In all situations, when the chicks were manipulated, they regurgitated amphipods, krill and the soft parts of the clam Nacella concinna. Those food items were considered by several authors as the main constituents of the diet of the species (FAVERO et al. 1997, BERTELLOTTI & YORIO 1999).

An increasing population trend, with an increase in abundance of about 37%, was recorded for L. dominicanus in Admiralty Bay by SANDER et al. (2006). The abundance of the species had increased in some areas of the Bay while other areas had been abandoned (SANDER et al. 2006). In the present study, we report that the population of L. dominicanus has remained constant in Keller Peninsula during the last 30 years (since 19791978). Although the present study reports data from two occasions during the 2007-2008 breeding season (one during incubation and another one with chicks), we relate only alterations in the position of breeding sites. The main change was the abandonment of the breeding sites in the eastern portion of the Keller Peninsula. Long-term field studies with annual, biennial or tri-annual intervals are necessary to provide better evaluation of the occupation of breeding sites and their relation to other environmental variables (such as climatic changes). This type of study would help to determine cause and effect and would facilitate a better comprehension of the system as a whole.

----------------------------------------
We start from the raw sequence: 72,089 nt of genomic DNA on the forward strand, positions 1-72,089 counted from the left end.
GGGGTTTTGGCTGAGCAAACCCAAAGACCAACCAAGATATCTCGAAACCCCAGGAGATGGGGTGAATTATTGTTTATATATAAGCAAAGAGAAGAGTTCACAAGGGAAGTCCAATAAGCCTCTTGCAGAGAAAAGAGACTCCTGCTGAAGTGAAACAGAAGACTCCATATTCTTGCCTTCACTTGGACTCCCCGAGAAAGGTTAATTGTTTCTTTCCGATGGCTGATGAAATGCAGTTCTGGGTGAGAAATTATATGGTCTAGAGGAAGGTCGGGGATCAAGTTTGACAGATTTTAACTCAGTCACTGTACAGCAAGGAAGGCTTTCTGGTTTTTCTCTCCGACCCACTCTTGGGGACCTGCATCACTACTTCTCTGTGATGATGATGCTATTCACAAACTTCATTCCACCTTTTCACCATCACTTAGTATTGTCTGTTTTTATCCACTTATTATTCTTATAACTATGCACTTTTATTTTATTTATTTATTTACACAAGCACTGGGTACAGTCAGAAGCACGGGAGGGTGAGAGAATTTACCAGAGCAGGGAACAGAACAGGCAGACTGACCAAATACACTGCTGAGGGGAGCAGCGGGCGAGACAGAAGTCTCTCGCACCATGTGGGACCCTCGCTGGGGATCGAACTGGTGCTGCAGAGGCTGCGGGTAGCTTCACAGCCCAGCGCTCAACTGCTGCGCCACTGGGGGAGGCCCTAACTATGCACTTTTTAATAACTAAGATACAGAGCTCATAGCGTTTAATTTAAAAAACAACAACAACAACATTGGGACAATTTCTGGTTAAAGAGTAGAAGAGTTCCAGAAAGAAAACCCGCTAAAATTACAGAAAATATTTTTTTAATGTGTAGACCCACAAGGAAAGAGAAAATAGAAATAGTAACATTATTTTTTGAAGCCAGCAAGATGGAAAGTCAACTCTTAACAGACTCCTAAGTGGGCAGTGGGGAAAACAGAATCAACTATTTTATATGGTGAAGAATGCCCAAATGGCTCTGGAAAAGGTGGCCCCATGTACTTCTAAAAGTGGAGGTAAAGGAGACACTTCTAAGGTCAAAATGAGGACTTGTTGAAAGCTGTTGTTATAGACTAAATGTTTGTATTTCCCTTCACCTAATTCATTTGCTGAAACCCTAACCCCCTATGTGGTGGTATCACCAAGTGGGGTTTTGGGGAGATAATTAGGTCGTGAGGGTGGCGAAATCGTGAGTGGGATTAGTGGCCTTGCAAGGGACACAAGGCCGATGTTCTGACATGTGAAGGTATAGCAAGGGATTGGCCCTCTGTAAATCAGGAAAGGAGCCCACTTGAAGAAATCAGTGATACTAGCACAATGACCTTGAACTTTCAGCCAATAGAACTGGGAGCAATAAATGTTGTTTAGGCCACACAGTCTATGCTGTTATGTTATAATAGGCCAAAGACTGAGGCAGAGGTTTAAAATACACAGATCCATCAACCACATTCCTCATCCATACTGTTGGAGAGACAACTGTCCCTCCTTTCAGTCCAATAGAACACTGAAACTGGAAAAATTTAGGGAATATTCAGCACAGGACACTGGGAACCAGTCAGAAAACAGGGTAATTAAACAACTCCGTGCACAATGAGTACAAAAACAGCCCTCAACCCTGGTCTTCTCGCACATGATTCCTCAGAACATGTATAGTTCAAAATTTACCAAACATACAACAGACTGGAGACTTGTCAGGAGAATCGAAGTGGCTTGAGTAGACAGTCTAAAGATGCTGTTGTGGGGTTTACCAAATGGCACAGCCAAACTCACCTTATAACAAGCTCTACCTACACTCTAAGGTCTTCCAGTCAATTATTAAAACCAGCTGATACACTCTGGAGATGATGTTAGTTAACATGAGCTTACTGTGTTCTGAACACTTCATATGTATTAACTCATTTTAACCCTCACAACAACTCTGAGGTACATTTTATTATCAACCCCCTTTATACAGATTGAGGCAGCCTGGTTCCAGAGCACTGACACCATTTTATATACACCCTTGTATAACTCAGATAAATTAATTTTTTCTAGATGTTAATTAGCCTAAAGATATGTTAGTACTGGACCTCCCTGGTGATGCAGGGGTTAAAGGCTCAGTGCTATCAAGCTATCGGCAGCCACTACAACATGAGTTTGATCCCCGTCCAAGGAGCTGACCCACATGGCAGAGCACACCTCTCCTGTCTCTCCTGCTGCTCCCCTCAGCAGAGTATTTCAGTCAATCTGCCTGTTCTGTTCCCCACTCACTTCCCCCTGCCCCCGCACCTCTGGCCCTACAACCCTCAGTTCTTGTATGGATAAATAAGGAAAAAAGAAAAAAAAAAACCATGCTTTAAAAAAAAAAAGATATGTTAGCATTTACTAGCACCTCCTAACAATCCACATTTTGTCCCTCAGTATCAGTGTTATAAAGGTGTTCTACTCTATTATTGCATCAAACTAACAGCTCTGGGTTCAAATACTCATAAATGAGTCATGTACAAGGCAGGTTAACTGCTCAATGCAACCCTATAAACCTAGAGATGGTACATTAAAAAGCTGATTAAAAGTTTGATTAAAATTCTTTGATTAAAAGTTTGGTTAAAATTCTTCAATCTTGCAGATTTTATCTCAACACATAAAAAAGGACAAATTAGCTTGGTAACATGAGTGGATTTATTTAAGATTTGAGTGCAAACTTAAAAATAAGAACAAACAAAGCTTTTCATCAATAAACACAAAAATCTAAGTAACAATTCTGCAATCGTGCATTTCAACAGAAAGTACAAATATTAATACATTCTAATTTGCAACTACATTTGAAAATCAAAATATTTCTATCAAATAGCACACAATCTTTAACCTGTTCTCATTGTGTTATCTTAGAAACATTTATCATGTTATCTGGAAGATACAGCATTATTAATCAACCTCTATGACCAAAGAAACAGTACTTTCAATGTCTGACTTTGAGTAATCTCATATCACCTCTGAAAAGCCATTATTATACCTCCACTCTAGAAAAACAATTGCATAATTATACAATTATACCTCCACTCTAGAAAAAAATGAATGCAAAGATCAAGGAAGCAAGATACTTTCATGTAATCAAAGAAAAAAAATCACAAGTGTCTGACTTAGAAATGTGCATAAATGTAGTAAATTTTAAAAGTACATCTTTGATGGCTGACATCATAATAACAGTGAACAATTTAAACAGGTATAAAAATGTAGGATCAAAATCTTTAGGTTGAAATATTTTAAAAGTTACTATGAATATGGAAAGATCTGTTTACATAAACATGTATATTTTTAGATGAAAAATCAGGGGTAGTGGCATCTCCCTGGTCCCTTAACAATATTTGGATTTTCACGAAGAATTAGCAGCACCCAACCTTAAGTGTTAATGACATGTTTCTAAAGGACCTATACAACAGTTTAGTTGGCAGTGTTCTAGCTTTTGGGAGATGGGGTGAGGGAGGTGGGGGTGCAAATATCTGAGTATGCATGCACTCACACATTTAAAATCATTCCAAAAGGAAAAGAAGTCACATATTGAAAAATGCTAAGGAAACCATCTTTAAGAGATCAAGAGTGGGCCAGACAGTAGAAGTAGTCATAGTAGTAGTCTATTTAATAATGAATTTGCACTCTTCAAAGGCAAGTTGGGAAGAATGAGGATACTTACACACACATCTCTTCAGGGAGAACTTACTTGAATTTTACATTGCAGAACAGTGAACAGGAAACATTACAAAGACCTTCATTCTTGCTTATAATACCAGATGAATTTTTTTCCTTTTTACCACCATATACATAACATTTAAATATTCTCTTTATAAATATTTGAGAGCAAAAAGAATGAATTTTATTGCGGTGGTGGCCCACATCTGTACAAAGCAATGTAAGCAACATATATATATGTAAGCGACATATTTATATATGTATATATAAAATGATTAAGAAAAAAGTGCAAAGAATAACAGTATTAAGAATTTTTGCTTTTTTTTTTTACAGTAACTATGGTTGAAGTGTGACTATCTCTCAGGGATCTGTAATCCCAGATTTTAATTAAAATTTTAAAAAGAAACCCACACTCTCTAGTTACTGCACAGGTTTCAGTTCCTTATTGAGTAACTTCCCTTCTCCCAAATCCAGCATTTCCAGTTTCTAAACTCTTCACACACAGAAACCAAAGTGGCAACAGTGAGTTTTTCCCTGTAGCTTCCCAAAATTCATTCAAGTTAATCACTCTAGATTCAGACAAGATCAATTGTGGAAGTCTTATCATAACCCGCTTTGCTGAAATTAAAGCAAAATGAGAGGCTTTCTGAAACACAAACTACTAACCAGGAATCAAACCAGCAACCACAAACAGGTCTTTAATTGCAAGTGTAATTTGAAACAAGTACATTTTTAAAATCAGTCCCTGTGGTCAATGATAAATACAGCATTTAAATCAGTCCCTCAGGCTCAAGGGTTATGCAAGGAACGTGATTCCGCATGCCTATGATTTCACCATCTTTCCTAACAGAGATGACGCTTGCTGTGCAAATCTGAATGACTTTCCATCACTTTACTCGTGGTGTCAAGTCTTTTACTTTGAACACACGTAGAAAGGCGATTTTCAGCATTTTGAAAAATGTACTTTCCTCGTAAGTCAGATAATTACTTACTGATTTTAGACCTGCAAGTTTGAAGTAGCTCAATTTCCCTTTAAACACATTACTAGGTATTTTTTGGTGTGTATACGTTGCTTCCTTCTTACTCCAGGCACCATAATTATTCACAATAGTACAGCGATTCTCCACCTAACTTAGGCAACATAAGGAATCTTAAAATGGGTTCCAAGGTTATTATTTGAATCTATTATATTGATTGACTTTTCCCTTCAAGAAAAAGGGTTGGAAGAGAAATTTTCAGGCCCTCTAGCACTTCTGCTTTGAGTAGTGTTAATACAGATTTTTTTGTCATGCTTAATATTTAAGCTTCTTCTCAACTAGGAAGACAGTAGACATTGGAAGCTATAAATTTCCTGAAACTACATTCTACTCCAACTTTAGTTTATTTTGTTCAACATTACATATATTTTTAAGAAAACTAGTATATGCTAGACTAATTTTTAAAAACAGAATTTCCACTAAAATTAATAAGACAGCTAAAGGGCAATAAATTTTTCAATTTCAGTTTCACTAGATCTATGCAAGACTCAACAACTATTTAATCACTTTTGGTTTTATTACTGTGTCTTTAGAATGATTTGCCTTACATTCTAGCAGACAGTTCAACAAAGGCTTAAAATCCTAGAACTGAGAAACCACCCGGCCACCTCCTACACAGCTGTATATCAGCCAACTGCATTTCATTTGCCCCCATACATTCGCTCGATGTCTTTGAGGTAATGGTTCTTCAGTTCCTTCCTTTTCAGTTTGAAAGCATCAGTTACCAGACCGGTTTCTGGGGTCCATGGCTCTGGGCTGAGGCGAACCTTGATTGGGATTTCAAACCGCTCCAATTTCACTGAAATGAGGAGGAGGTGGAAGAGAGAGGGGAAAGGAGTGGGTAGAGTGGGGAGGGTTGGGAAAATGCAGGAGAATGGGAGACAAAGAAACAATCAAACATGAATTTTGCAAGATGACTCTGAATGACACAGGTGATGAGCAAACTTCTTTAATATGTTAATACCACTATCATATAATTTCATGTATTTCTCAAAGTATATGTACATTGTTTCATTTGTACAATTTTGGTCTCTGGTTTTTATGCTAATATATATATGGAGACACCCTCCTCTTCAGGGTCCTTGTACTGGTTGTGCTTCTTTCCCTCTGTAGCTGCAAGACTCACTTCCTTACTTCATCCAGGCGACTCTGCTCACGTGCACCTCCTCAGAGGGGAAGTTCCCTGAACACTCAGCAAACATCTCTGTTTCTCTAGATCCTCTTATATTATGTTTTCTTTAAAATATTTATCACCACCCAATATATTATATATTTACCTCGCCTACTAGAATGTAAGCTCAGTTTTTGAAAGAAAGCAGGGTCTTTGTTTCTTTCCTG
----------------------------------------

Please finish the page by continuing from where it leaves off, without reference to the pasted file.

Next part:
This work supported by The National Council for Scientific and Technological Development (CNPq) and the Brazilian Antarctic Program (PROANTAR). The data were obtained during field activities of the Projects CNPq/PROANTAR 550040/ 2007-2 and 558837/2005. We thank Dr. Vivian H. Pelizari and Cristina Nakayama for the opportunity to join their team (JOB, JA, ED) in the field activities (process 558837/2005), Marion Adeney and Davor Vrcibradic for the English review. We also thank two anonymous reviewers for important suggestions to improve the paper. ESC received a doctoral CNPq fellowship (process 141474/2008-4) and MASA received a CNPq grant (process 3027185/03-6).



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Submitted: 13.X.2008; Accepted: 25.VIII.2009.



Editorial responsability: Fernando de Camargo Passos